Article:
Florida International University
Liberty City had its own version of the Miami International Film Festival with the screening of photographer Bruce Weber's 16 minute-long film Liberty City is Like Paris to Me.
Shot last year on Jan. 20, the day of President Barack Obama's inauguration and the Martin Luther King Jr. Festival, the film shows the neighborhood in the best possible light.
A world-famous photographer, Weber has shot ads for Calvin Klein, Ralph Lauren and the late Gianni Versace. His work has appeared in Vogue, GQ, Vanity Fair and Rolling Stone, among others. He has also directed a number of music videos and a number of films.
Weber lived in Paris in the early 1970s and said Liberty City's spirit is similar.
“I like the fact you can walk down the street and people speak to you. You can have a conversation with a total stranger and they trust you.,” he said. “It has a flavor like that and that’s what Paris used to be, especially for a photographer.”
A long way from the streets of Paris, the film shows the happy and cultural faces of a romanticized Liberty City, full of music, dance and color, leaving behind for 16 minutes the stigma of violence and crime.
After the riot of 1980, he says in the film, the neighborhood was “able to rebuild and rise far above what others once thought was possible,” a bold statement about one of the poorest communities in Miami, with a crime rate more than double the national average.
Weber said that by showing Liberty City in a new light, he hopes to encourage other artists to explore the community and, in turn, stimulate local business and boost the economy.
See the trailer for Liberty City is Like Paris to Me online at tinyurl.com/Liberty-City-is-Like-Paris.
Reporters screen movie about Liberty City
Several Liberty City Link reporters attended a recent screening of “Liberty City is Like Paris to Me,” inviting
several neighborhood residents to come along. Some thoughts from them and their guests:
Looking Beyond the Crack and Corruption
Lionel Lightbourne, 38, lived in Liberty City all his life before relocating to Aventura two years ago.
He enjoyed the film about the poverty-stricken area and believes anyone who didn’t, simply misunderstood the documentary.
“The film was too short for Weber to elaborate,” he said, “but I kind of got where he was going with it.”
Lightbourne said the film's focus on the annual Martin Luther King parade was symbolic.
“It wasn’t just a parade,” said Lightbourne, who works with troubled youth in the neighborhood. You have to have an appreciation for it to see what it really meant. It was a movement to bridge gaps; the movie culturally and artistically integrated a community.”
Lightbourne said the film corresponds with how he feels about the place he called home for 36 years.
"This movie is a mature and responsible outlook of Liberty City," he said, "Weber looked beyond the crack and corruption and created something that appeals to an unconscious innocence."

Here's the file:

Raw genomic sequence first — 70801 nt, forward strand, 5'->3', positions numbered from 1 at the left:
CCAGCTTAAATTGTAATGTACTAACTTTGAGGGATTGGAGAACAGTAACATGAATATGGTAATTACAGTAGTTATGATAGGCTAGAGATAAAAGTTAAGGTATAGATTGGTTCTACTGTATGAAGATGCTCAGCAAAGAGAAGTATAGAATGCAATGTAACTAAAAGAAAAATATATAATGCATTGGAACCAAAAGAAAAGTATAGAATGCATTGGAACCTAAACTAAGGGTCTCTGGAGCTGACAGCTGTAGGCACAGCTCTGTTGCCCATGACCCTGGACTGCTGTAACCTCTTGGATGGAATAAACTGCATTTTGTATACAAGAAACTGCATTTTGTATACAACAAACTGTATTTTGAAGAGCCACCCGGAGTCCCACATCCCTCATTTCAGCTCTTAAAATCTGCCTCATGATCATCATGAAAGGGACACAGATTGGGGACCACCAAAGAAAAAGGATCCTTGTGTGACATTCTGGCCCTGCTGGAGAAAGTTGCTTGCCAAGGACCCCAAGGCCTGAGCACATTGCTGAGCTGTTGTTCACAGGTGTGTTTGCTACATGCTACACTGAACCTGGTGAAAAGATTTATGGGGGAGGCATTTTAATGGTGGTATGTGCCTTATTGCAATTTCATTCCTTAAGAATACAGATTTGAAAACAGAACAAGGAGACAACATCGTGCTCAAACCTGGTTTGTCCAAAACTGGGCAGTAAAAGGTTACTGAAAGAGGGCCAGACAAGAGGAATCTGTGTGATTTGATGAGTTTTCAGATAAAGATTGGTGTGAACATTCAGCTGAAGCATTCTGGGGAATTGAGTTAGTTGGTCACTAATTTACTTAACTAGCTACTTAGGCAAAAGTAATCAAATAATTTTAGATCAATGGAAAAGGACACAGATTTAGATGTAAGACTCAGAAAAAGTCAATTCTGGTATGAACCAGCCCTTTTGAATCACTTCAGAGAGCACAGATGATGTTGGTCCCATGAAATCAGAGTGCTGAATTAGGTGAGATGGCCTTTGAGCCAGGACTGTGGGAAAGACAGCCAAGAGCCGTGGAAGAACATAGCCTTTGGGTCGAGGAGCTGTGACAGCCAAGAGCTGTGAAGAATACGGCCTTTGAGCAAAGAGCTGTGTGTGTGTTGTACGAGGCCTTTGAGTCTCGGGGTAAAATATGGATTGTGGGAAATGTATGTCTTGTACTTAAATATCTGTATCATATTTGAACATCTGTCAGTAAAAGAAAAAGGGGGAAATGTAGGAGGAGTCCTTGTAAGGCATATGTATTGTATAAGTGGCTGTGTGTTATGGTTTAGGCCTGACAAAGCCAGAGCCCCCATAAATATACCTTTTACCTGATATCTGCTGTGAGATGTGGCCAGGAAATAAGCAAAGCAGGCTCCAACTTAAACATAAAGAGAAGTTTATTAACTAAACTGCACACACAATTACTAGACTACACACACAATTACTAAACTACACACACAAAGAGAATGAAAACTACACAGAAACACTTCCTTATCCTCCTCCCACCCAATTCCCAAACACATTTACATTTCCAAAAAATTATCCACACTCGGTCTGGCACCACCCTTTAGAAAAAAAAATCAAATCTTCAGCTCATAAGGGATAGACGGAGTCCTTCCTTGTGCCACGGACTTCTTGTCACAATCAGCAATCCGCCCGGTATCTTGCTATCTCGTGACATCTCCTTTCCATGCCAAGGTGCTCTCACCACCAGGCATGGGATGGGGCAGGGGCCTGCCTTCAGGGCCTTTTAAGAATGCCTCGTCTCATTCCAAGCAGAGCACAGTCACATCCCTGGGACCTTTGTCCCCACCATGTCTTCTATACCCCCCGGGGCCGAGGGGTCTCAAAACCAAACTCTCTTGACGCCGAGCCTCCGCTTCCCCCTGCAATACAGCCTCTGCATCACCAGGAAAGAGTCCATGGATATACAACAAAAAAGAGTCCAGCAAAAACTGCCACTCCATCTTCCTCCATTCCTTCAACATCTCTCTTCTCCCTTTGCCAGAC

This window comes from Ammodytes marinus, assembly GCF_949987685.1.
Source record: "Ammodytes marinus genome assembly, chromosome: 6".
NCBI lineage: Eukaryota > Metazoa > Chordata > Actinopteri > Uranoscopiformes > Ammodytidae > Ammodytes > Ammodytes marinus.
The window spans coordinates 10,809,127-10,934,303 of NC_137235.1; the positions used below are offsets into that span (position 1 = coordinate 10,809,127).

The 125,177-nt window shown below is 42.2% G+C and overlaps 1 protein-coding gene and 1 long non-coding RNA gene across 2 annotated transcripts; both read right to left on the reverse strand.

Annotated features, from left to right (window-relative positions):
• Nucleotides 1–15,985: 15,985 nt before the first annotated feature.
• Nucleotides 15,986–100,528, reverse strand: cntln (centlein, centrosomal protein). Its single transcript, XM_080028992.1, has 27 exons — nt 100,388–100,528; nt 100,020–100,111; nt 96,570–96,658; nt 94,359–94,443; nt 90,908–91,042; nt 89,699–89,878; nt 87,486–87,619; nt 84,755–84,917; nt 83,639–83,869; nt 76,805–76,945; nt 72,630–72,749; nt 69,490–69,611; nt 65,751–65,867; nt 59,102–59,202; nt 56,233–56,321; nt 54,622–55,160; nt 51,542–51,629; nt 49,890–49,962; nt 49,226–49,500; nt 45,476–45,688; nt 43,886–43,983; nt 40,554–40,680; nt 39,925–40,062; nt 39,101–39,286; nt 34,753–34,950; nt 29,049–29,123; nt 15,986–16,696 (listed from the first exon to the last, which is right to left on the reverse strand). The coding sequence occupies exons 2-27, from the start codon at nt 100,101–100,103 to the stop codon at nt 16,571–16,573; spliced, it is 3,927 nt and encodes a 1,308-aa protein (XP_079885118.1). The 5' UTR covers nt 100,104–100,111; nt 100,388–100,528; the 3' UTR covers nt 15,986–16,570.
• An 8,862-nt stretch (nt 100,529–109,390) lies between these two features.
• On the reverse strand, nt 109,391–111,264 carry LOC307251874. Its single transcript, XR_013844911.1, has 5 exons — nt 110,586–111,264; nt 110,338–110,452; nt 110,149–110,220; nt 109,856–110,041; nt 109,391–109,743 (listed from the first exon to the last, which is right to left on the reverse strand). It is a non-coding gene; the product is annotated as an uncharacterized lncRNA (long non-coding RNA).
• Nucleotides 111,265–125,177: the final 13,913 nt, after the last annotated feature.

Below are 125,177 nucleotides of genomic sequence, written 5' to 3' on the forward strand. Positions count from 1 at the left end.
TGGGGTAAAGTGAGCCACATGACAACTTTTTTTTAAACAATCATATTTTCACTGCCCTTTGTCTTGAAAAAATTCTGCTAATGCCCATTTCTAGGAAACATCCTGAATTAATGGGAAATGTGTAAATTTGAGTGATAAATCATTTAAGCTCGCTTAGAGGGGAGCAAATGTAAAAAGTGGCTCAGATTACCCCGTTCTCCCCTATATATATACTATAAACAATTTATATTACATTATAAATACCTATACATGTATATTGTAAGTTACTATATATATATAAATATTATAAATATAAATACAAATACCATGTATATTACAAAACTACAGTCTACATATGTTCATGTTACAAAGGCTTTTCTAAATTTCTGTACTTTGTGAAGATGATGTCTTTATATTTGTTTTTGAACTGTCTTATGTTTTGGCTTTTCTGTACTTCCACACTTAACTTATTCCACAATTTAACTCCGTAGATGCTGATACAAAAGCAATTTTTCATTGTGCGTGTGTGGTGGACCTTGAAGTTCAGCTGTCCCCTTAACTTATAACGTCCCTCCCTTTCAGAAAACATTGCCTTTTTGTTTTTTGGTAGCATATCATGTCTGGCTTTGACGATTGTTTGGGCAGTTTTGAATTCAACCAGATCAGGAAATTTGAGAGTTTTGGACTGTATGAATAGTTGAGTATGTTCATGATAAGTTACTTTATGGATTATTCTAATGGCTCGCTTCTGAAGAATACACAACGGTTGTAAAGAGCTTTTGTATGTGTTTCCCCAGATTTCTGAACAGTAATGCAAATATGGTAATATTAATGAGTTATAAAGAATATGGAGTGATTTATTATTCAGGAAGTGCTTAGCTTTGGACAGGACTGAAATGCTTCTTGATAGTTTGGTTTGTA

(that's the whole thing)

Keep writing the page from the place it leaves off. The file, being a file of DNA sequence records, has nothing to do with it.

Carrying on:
– Latoya Burgess
The Amiable and Pretty Face
Emiliano Camargo, 28, a City of Miami lifeguard who studies sociology at Florida International University, said the movie shows Liberty City's amiable and pretty face.
“This movie will show people that we are human beings, we also have good things to show,” says Camargo, a Colombian native who moved to Liberty City a year ago. “This is a neighborhood full of life and culture, you can see that at the Martin Luther King parade.”
He said he's been accepted in the neighborhood despite his South American origins.
“I’m not black and I’ve never had any troubles,” he said. “On the contrary we get along.
Camargo found it ironic that someone who has been in Paris finds inspiration in Liberty City: “I thought it was cool the comparison with Paris, because they’re opposites,” he said.
He compares the community with Cartagena, a popular Colombian vacation spot known for its historical roots.
“Liberty City is like Cartagena to me,” he said.
– Stephanie Londono
Is This the Place I Know (a column)?
Watching “Liberty City is like Paris to me” I wondered whether this is the same Liberty City I know?
Granted, as part of the Liberty City Link staff I have set out to find more than just the negative images of this impoverished neighborhood. Our goal is to give a more complex and accurate understanding of the community.
Yet, while the film tries to show the positive culture its director found in and around Liberty City, I couldn't help but wonder if its title is a mockery.
The images I saw in the film did not remind me of any I have seen while driving or walking in Liberty City. I have never seen dancers gallivanting along the road, and I don't understand the image's symbolism. Many people in Miami are afraid just to drive through Liberty City and panic at the prospect of having to get out of the car. So, where’s the connection?
After viewing the film, I remained perplexed and unsure of my opinion of the piece. It doesn’t reflect what you see from driving down the road or walking on the sidewalk; it's an artistic view of the culture that can be found during celebrations like the Martin Luther King Jr. Parade.
But that's only one day a year. What about the other 364?
This is not to say Liberty City is void of culture and happiness the rest of the year, but the more accurate depiction would be somewhere in the middle.
– Jessica de Leon